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Several months ago in the course of a conversation concerning the need and the possibility of a reformation in the Christian Reformed denomination the above question arose. It arose not in my mind: for to me this has never been a question. But it arose when I and a colleague insisted to a non-Protestant Reformed brother that a basic requisite of reformation in the Christian Reformed Church would be the repudiation of the common grace doctrine of the Three Points of 1924. My colleague and I insisted that without a reformation with respect to the Three Points, there could be no real reformation in the Christian Reformed denomination, but only a temporary turning back of the clock with respect to certain liberal tendencies and a beginning anew of the cycle of deformation. You see, it had been emphasized to us that we Protestant Reformed had a calling and an opportunity to call the Christian Reformed constituency to reformation. When we agreed to this and then insisted that this call to reformation would necessarily be a call to repudiate the Three Points of 1924 and to return to the doctrine of sovereign, particular grace, the reaction was: “You fellows are spinning your wheels about common grace.” 

Obviously, the meaning of that rather vivid figure of speech is that to testify against the errors of common grace and the Three Points of 1924 is futile and fruitless. It is like running in a treadmill. One can expend a great deal of energy, but it is all in vain. When your car is stuck in a snow bank or mired down in the mud or in beach-sand, you can floor the accelerator and apply full power; but it will all be in vain. All that will be accomplished is that you become more deeply mired down. 

And the intent of our conferee, let me hasten to add, was not to express that it was futile to testify concerning common grace because we would get no hearing or would not be understood. The intent was to emphasize that the Three Points of 1924 and their doctrine(s) are not the real issue, and that to talk about them is to talk beside the issue, to ignore the real issue(s). He meant to emphasize that we ought to “get with it,” to realize what are the real issues and the real problems and not futilely and vainly keep on testifying about some thing which is not an issue and which is not at all related to the issues of the day.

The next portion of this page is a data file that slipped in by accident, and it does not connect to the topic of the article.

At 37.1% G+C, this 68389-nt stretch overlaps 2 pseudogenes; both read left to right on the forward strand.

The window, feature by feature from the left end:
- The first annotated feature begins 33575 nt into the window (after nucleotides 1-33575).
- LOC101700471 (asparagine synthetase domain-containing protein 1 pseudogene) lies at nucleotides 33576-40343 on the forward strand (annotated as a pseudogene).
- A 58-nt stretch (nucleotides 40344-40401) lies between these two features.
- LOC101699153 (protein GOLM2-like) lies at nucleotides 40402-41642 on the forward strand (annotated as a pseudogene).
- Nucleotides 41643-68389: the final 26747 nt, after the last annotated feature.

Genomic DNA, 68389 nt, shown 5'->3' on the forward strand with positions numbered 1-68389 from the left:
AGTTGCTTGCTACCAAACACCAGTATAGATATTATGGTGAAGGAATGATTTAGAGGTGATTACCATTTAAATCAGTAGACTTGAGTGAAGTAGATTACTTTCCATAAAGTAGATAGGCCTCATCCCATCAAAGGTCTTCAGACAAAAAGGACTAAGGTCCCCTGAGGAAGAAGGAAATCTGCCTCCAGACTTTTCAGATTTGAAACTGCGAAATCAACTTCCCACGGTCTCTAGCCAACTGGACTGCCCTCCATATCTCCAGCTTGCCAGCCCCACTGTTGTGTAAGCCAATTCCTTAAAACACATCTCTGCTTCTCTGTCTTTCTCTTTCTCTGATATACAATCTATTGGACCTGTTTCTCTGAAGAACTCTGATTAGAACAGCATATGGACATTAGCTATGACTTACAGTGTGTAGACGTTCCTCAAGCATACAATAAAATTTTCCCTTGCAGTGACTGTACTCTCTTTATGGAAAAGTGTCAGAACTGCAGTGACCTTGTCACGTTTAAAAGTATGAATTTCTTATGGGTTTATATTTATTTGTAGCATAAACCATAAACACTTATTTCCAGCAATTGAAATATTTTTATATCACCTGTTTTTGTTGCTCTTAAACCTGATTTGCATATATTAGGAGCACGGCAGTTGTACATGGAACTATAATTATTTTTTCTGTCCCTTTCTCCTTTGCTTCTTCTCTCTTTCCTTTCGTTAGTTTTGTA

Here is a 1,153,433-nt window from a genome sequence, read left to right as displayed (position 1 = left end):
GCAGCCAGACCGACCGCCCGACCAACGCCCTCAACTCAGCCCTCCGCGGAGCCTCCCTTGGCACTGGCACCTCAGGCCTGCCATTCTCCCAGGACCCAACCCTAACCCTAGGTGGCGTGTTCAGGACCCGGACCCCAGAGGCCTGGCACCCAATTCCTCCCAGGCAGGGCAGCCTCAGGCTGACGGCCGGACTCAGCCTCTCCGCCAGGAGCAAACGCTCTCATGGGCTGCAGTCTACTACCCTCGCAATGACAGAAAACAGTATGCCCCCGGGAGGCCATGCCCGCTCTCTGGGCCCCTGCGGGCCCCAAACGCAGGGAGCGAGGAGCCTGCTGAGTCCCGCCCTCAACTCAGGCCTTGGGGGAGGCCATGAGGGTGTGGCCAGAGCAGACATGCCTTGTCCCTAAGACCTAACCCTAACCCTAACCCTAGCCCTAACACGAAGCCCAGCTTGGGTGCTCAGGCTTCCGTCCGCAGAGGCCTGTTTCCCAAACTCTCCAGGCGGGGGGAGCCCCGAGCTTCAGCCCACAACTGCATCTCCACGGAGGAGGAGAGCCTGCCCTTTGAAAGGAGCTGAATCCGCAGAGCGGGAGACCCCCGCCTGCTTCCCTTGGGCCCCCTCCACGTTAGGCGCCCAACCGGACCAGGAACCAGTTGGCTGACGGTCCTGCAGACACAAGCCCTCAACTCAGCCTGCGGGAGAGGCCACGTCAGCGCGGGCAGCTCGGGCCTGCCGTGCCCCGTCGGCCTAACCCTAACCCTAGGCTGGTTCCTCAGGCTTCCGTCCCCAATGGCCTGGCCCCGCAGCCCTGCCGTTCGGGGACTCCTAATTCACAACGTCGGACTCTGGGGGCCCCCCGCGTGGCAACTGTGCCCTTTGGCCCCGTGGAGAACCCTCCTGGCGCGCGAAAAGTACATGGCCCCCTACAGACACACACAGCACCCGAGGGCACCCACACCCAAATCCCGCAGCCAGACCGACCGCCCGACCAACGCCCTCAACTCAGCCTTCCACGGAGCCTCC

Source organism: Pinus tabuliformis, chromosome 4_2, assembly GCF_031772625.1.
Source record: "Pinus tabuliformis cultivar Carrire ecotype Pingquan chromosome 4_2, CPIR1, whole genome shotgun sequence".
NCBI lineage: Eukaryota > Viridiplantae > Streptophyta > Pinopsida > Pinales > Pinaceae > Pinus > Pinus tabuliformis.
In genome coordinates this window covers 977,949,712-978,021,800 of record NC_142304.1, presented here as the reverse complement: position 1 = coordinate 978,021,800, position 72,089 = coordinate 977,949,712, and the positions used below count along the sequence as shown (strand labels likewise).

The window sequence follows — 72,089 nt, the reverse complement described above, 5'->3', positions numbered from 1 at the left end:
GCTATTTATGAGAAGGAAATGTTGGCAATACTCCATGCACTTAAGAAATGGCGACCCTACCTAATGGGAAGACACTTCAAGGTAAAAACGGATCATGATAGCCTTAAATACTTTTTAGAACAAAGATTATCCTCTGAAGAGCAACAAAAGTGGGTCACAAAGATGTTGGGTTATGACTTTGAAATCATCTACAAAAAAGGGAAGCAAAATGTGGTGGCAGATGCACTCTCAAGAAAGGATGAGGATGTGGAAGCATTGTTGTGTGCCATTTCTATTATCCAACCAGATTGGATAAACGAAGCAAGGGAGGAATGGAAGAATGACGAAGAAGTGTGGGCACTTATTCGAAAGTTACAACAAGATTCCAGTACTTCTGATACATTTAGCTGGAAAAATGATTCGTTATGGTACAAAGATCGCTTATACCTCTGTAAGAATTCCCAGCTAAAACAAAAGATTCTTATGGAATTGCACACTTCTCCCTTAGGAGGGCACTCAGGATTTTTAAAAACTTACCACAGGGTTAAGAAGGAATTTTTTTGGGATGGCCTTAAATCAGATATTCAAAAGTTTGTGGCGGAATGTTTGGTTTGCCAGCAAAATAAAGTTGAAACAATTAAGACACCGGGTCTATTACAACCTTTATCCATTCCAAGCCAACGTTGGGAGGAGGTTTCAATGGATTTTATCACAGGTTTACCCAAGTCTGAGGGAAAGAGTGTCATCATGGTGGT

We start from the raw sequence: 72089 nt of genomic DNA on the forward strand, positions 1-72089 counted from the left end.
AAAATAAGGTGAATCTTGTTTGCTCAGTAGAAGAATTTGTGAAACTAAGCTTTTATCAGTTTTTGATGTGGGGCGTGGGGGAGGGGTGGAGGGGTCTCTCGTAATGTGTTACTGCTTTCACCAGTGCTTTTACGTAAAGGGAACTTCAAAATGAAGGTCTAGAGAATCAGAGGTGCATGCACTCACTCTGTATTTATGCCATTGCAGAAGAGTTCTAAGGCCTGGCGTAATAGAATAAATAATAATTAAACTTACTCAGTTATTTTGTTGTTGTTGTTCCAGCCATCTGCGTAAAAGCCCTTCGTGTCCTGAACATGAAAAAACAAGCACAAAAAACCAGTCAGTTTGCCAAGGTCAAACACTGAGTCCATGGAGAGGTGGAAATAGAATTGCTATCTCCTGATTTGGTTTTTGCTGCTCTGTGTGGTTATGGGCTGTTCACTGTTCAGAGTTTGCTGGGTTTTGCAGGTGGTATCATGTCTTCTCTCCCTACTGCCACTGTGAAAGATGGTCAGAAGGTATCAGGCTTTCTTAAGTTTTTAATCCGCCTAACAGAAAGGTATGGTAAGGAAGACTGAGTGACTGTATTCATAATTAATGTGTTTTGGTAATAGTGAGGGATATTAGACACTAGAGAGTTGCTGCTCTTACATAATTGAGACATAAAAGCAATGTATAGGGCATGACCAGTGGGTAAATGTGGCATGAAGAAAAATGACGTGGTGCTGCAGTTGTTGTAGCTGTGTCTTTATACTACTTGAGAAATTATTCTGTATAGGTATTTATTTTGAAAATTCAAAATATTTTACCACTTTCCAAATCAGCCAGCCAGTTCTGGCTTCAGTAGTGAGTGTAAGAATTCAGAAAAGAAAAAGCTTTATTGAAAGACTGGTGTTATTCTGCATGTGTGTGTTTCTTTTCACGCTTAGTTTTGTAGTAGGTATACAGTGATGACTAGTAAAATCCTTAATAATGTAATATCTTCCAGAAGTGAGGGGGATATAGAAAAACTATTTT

Now at the time of the conversation referred to, my colleague and I stood our ground. We insisted that any attempt at reformation in the Christian Reformed denomination—and I am assuming for the moment that such reformation is indeed necessary—would necessarily flounder and miscarry, unless it would go back to the basic problem and the basic departure from the line of the Reformed faith which took place officially in 1924. It is no secret that this has long been my position, and not mine only, but ours. We do not call merely in general for reformation, and even for reformation by way of separation; but we call positively for such reformation as involves standing where we stand as Protestant Reformed Churches. And this, in turn, involves, negatively, the repudiation of the error(s) of common grace, and, positively, the acceptance of the truth of God’s sovereign, particular grace. 

And this is still my position. 

The question posed at the head of this editorial does not intend to say that I am personally questioning this and in doubt about it. Nothing could be farther from the truth. In fact, the more I observe and the more I read, the more I become convinced, both with respect to the Christian Reformed Church in this country and theGereformeerde Kerken in the Netherlands, that the theory of common grace has probably had a much more far-reaching and much more insidious and much more devastating effect than either its original proponents or its original opponents ever dreamed—though, I hasten to add, those original opponents had some prophetic insights when years ago they predicted the results, predictions which are being fulfilled in our times. 

No, I pose this question for the sake of discussion and elucidation. And it is my intention to demonstrate by argument and evidence that the answer to the question is indeed a Yes-answer. 

About this, a few words of introduction are in order.